by Staff Sgt. Jarad A. Denton
501st Combat Support Wing Public Affairs
9/23/2014 - RAF ALCONBURY, United Kingdom -- From
education and training to future missions to Mars and even possible
contact with extraterrestrials, students from the elementary, middle and
high schools at RAF Alconbury, United Kingdom, asked questions and
chatted with a NASA astronaut during a virtual conference, Sept. 23.
U.S. Air Force Col. Michael Hopkins joined up with students, parents and
teachers for an in-depth look at what life in space is really like, as
well as what it takes to be an astronaut.
"It's really a pleasure to talk with you all today," Hopkins said via
webcam from Johnson Space Center, Houston. "There are just so many great
stories about spaceflight. I'm honored I get to share some with you."
During the conference, Hopkins shared unique insights and experiences from his time on board the International Space Station.
"Space is an amazing environment," he said. "It makes the impossible, possible."
However, Hopkins continued, while lifting heavy objects could be done
with relative ease, simple tasks like shaving required much more
concentration and precision. Students sat, transfixed, as Hopkins
answered question after question for more than an hour.
"I thought it was really cool," said Robin Dudley, seventh grade student
at Alconbury Middle School. "I've never gotten the chance to talk to an
astronaut. I learned so much about what it was like to live in space
and take care of yourself in zero gravity."
According to Hopkins, the feeling of absolute freedom while weightlessly
suspended in orbit around Earth was an experience he will treasure for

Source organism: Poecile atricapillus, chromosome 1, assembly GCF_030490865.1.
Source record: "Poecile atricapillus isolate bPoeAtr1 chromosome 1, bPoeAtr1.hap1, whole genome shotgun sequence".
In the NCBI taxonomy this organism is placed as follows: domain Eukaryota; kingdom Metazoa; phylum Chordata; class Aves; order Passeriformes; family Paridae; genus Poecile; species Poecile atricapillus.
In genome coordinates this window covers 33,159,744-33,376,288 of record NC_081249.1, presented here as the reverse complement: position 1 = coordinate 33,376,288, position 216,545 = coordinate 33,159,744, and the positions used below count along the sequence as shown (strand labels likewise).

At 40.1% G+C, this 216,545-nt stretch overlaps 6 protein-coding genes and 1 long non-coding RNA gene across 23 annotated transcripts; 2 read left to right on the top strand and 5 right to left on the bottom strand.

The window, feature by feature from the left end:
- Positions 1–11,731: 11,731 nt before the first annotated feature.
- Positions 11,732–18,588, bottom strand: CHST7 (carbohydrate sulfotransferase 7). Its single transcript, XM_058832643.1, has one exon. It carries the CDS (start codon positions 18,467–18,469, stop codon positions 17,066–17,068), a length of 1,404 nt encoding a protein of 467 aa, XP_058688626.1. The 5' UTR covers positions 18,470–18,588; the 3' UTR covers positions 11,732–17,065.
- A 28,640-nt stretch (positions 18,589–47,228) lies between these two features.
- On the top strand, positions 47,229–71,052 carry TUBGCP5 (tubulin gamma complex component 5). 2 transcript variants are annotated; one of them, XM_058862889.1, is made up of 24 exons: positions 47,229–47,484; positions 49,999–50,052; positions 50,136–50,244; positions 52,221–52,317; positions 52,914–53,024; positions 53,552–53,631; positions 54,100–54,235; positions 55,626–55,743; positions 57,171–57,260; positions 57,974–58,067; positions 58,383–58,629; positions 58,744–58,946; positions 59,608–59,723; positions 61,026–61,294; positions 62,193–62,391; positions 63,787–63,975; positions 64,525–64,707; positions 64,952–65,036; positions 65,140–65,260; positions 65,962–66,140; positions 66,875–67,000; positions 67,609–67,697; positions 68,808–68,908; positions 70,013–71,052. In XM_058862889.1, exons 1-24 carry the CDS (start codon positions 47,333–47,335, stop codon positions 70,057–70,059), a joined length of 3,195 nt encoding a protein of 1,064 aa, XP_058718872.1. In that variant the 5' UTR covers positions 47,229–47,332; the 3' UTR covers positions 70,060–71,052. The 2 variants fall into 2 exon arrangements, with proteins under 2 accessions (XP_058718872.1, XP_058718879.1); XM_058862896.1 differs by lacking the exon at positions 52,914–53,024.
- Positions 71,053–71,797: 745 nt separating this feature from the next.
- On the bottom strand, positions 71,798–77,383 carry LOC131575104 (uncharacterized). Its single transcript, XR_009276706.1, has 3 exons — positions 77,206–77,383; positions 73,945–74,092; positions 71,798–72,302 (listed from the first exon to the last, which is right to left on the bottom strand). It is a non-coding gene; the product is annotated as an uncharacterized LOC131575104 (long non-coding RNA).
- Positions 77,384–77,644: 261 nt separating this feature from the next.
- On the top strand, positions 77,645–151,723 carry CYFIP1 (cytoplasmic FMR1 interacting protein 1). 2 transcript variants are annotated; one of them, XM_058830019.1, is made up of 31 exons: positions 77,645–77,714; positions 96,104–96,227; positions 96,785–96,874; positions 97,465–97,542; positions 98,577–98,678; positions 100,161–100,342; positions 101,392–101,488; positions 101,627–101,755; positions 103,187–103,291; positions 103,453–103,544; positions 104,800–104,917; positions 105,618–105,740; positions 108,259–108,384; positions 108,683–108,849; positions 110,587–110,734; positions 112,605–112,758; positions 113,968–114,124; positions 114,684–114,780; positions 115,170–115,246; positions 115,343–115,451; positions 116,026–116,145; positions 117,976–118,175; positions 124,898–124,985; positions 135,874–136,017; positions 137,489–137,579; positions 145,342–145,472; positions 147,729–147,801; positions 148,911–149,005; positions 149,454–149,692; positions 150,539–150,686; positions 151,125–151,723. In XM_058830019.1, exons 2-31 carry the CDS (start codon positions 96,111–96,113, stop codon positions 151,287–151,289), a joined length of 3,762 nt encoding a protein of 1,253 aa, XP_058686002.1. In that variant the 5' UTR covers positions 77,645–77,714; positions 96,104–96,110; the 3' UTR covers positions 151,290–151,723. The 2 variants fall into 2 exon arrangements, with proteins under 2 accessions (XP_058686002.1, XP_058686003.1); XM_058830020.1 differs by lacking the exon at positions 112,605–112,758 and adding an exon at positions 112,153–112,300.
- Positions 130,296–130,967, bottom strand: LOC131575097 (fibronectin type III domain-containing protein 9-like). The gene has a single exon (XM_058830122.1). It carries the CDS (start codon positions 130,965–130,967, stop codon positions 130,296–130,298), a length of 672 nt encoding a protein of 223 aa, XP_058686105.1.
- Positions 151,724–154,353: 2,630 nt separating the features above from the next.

the rest of his life.
"The spacewalk was probably the highlight of my entire time up there,"
Hopkins said. "To see the Earth without any obstructions really takes
your breath away."
Hopkins, who achieved international notoriety when he posted a "selfie"
from space, also shared photos and videos with the students in an effort
to educate and motivate them.
"These children now have an experience they will never forget," said
Heather Dudley, 423rd Air Base Group school liaison officer and Robin's
mother. "We want them to look at this event and come away feeling
Inspiration was also a major part of Hopkins' focus with the students.
Through the video conference, he was able to balance the science of
spaceflight with the awe of travel beyond Earth and his own personal
passion for life as an astronaut.
"My goal is to continue doing this for as long as they will send me up
into space," he said. "But, one day, I hope I am sitting in a retirement
community listening to you tell stories about being an astronaut and
exploring space. Who knows, maybe one of you will be the first person to
set foot on Mars."